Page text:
As always, we will be selling 2 sizes of sturdy metal stands – 4” @ £19.95 and 5” (for taller trees and thicker trunks) @ £24.95 which you can order in advance to be delivered or collected with your tree.

Normal delivery charges and conditions will apply if you buy your tree in December

Christmas ‘Bling’

I’m delighted that you seem to like the home and tree decorations that we continue to hunt high and low for. As always, we have some truly exceptional items to grace your tree and home with this Christmas, including glass baubles in a range of colours and brilliant indoor and outdoor lights, including ‘Starburst’, which was received with great enthusiasm last year when they were launched.

Wreaths, Seasonal Flowers and Table Arrangements

Our wonderful florist, Tamsin, is back at the end of the month to set up the florist area, and will be ready to take orders for your wreath, table decoration and flower arrangement requirements from 23rd November onwards.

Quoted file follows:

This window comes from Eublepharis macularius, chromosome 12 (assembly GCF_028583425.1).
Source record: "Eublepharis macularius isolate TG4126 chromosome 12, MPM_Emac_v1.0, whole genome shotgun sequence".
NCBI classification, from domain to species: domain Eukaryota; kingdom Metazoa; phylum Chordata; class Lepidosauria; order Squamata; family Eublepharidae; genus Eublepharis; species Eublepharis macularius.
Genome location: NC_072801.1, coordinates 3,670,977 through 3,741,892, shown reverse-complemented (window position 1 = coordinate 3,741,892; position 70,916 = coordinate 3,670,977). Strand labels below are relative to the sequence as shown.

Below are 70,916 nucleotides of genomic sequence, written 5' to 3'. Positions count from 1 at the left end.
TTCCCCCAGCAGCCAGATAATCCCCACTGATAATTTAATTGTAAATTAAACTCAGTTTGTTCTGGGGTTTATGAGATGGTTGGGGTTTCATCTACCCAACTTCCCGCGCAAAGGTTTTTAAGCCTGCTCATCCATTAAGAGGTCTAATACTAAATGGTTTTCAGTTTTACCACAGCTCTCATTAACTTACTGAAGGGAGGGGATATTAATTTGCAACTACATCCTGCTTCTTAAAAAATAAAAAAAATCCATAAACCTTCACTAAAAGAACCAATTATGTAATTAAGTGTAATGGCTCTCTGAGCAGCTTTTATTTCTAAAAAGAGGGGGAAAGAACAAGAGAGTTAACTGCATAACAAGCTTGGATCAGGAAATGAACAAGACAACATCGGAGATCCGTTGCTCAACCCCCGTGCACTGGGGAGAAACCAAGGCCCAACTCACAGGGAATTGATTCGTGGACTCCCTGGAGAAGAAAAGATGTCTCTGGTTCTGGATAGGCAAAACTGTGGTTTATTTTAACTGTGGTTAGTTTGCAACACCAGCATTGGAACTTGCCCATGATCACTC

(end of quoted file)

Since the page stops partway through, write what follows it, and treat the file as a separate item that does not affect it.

Last, but not least, put this date in your diaries:

Love West Dulwich Christmas Fair

The annual street fair on Croxted, Park Hall and Rosendale Roads is happening on:

Saturday 24th November, from 11am until about 4pm.

Come and join in the community fun! There will be in-store promotions in many of the local shops, you can visit Santa’s Grotto on Rosendale Road, and join in the carol singing on Park Hall and Croxted Roads.

Hope to see you soon, and don’t forget that every penny you spend earns 5% on your reward card.

With warm wishes


PS: Don't forget that in November we are only open from 10:00am to 4:00pm every day.

Garden jobs

As the days get shorter, there’s less time and inclination to be in the garden but there are still some worthwhile jobs to be done. The beautiful autumn colours and smells are a good reason to venture out too.

Plant and garden maintenance

  • Keep up with clearing leaves from paths and terraces to avoid slipping, and from lawns to allow light onto the grass.